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PhD Thesis Defense: Michael Dille
Search and Pursuit with Unmanned Aerial Vehicles in Road Networks

Michael Dille
Carnegie Mellon University

November 18, 2013, 3:30 p.m., NSH 1305
Abstract

Across many rescue, surveillance, and scientific applications, there exists a broad need to perform wide-area reconnaissance and terrain surveys, for which unmanned aerial vehicles (UAVs) are increasingly popular. This thesis considers the task of using one or more UAVs to locate an object of interest, provide continuous viewing, and rapidly re-acquire tracking should it be lost for any reason.

For the common class of small field-launched UAVs considered, this is a difficult task due to a small sensor field of view, highly uncertain estimates of UAV pose, and limited maneuverability, requiring constant processing of observations and recomputation of flight paths to best find the object or keep it in view. Existing strategies for accomplishing this provide poor estimates of the object's location and rely on grossly heuristic or computationally intensive trajectory generation for both pursuit and search.

This thesis proposes careful representation of observation uncertainty and exploitation of environmental structure -- with particular focus on road networks typical of urban-like areas -- as means to simplify and better model the problem. For the case of actively tracked objects, greatly improved location estimates are demonstrated through filter representations designed for high-uncertainty observations, as is increased pursuit performance by modeling terrain-constrained space reduction in object location and motion. Objects having no or only roughly known prior location require an initial search, for which both classical Bayesian probabilistic search (for stochastically-modeled moving objects) and novel road network coverage strategies (for stationary or slow-moving objects) are considered. Finally, this is extended to search and local recapture of evasive adversaries in road networks through novel mappings of pursuit-evasion tactics that are well-studied in abstract or ground-based domains but have yet to see use in physical, particularly aerial, applications.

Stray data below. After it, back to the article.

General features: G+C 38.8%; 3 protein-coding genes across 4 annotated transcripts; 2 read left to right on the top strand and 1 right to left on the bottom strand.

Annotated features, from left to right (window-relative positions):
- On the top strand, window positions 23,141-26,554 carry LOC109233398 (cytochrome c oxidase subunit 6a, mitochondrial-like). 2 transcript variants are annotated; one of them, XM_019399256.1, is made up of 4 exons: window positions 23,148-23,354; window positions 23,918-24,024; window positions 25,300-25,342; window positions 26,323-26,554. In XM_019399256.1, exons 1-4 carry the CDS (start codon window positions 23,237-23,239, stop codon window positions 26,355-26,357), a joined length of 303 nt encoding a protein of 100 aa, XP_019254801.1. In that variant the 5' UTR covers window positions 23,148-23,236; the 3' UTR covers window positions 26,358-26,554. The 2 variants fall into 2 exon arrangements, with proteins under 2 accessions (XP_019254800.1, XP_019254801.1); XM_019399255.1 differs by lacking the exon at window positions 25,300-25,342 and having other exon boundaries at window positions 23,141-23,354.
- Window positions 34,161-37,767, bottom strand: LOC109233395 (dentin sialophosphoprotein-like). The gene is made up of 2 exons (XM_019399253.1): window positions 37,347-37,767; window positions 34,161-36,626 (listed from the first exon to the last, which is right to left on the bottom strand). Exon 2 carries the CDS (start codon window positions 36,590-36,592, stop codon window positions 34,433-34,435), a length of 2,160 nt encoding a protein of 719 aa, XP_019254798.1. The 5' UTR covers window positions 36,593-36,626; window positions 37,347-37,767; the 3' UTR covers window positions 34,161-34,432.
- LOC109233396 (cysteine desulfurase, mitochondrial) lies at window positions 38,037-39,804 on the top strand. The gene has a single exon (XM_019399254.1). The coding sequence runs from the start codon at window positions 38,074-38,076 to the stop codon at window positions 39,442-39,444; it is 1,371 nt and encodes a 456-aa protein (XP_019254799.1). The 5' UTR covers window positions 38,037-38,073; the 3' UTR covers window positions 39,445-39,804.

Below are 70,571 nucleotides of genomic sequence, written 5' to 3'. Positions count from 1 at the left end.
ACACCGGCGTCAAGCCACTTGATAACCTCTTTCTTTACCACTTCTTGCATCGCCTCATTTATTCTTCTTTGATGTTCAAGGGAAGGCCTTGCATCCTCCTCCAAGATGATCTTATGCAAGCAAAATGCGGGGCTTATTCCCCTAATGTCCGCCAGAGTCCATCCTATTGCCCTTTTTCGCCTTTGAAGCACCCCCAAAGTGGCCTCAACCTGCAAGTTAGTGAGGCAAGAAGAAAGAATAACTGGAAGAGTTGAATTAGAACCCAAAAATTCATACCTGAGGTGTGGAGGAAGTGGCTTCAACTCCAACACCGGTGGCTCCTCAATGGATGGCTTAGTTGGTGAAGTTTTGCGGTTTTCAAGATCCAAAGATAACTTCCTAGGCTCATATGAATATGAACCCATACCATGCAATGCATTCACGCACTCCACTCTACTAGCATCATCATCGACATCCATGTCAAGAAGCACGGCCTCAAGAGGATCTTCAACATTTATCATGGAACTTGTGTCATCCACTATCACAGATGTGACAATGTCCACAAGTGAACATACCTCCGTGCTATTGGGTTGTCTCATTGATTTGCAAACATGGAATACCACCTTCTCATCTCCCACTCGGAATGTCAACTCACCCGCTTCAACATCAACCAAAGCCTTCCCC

Estimation and tracking aspects have been validated in extensive field trials using widely-fielded air vehicles, and other components have been evaluated in realistic simulation using similarly parametrized vehicle models and control interfaces, laying the groundwork to directly apply the demonstrated algorithms on real aircraft.



More Information
Thesis Committee

Sanjiv Singh, Chair
Benjamin Grocholsky
Maxim Likhachev
Paul Scerri
Thanasis Kehagias, Aristotle University, Greece